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Volume 80: debated on Thursday 13 June 1985

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asked the Secretary of State for Social Services if he will make a statement on the health implications of the levels of natural radioactivity present in the atmosphere, and through domestic appliances such as colour television sets, in so far as they relate to levels of radioactivity adjacent to nuclear power installations.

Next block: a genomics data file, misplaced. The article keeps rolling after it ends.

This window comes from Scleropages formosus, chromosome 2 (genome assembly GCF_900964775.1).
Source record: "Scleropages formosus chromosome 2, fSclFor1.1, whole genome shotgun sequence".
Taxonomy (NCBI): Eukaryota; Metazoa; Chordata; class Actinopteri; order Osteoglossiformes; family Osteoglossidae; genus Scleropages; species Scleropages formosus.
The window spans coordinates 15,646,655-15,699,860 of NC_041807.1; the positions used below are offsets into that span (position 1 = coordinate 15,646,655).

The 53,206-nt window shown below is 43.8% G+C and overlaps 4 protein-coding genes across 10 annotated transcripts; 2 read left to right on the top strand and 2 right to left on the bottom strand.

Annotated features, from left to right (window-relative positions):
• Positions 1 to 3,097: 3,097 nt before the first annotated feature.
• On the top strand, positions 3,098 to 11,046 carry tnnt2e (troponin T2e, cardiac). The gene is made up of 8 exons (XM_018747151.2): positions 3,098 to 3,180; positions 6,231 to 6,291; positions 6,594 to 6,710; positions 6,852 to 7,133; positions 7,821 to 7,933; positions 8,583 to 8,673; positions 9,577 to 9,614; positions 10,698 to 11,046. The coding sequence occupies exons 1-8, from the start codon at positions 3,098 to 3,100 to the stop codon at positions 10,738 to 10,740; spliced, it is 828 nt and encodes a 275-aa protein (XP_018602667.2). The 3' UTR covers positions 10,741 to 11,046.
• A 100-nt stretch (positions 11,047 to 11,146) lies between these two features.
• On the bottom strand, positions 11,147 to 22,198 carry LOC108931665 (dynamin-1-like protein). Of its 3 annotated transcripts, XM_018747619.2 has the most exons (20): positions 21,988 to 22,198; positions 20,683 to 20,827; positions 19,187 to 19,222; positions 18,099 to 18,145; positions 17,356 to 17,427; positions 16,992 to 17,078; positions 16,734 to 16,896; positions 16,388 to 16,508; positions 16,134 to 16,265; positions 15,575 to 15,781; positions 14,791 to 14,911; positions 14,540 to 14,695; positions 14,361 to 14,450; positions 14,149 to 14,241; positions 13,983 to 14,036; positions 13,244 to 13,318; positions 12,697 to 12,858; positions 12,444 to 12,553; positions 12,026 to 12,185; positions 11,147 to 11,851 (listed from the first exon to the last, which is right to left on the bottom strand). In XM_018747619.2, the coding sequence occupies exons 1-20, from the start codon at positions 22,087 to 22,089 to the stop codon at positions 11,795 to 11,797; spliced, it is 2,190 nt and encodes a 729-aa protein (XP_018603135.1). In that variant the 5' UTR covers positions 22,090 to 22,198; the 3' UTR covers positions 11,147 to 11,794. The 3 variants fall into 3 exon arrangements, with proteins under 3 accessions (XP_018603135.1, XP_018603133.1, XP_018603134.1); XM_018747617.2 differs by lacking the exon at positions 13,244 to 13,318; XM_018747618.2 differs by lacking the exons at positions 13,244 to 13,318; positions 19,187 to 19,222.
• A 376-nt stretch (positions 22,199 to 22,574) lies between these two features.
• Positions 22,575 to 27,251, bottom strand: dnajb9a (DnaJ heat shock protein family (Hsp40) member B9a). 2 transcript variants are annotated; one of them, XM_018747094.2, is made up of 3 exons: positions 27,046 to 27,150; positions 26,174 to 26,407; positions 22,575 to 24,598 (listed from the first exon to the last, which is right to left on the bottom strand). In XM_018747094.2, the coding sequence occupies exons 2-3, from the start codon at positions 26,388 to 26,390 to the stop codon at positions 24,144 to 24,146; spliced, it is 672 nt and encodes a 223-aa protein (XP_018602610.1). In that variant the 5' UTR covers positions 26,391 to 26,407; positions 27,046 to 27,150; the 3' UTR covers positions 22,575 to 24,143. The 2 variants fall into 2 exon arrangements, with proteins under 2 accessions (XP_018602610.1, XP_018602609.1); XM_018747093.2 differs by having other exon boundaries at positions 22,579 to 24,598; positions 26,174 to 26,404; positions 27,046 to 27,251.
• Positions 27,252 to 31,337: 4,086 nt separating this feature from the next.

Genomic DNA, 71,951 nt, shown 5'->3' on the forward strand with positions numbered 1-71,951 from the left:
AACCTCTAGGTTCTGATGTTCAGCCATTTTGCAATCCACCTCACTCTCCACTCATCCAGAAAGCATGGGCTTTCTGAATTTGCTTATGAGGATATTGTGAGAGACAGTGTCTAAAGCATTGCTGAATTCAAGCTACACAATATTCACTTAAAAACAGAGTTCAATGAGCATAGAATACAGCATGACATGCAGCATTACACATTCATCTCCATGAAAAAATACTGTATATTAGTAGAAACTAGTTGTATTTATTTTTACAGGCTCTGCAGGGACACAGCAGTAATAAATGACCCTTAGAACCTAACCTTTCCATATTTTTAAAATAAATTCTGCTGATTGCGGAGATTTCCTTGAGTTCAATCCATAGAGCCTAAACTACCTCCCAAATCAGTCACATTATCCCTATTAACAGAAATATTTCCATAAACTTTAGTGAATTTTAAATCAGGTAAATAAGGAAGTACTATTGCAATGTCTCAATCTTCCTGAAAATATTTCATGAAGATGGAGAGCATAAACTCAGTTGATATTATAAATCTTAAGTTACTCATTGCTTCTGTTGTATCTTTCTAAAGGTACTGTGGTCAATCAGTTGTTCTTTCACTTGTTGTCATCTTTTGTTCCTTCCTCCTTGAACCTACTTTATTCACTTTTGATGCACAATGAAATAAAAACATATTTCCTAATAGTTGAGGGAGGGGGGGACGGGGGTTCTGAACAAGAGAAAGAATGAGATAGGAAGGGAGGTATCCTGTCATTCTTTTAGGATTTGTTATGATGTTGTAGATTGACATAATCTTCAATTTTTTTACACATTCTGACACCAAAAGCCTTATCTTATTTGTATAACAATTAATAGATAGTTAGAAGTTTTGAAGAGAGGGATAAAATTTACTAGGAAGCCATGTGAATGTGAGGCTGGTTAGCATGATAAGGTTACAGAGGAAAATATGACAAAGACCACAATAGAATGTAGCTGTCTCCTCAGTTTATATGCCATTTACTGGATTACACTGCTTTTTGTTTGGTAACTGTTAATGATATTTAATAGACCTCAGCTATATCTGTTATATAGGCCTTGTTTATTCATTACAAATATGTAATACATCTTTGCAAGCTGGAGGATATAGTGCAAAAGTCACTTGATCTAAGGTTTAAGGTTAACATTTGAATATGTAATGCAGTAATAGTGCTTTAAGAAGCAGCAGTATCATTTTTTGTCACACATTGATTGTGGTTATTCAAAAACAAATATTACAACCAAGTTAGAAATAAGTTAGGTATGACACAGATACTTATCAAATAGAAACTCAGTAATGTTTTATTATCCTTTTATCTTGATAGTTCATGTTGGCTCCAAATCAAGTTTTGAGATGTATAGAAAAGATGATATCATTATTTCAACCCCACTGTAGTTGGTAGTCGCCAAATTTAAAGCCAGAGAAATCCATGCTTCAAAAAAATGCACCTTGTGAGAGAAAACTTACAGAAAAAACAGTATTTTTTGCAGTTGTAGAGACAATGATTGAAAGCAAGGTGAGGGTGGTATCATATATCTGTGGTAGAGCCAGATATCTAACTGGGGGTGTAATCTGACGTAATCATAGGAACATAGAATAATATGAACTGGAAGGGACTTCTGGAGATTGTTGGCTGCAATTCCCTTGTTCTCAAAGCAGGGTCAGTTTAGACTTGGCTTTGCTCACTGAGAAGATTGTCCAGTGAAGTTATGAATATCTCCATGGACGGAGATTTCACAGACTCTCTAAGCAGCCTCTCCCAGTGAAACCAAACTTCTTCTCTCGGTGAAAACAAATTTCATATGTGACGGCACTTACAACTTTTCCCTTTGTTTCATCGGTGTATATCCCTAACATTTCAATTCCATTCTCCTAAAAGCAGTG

The radiation exposure which derives from all sources of natural radioactivity greatly exceeds that from waste discharged from nuclear power installations. The most recent survey carried out by the National Radiological Protection Board (NRPB) on radiation exposure of the United Kingdom population indicated that 87 per cent. was due to all natural sources as compared to about 0ยท1 per cent. from the discharge of radioactive waste from nuclear installations.Colour TV sets produce very low levels of radiation, these being negligible compared to natural sources. In the NRPB report quoted above it was estimated that the average annual dose received by the United Kingdom population from this source was less than half a millionth of that due to natural background radiation.Exposure to radiation may ultimately result in cancer, and it is generally accepted that the effects of radiation are directly proportional to the dose, down to the lowest dose levels. This assumes that any dose of radiation, however small, carries with it some risk to health. It has been estimated that exposure to natural background levels of radiation is associated with an annual risk of serious harm of about 1 in 50,000.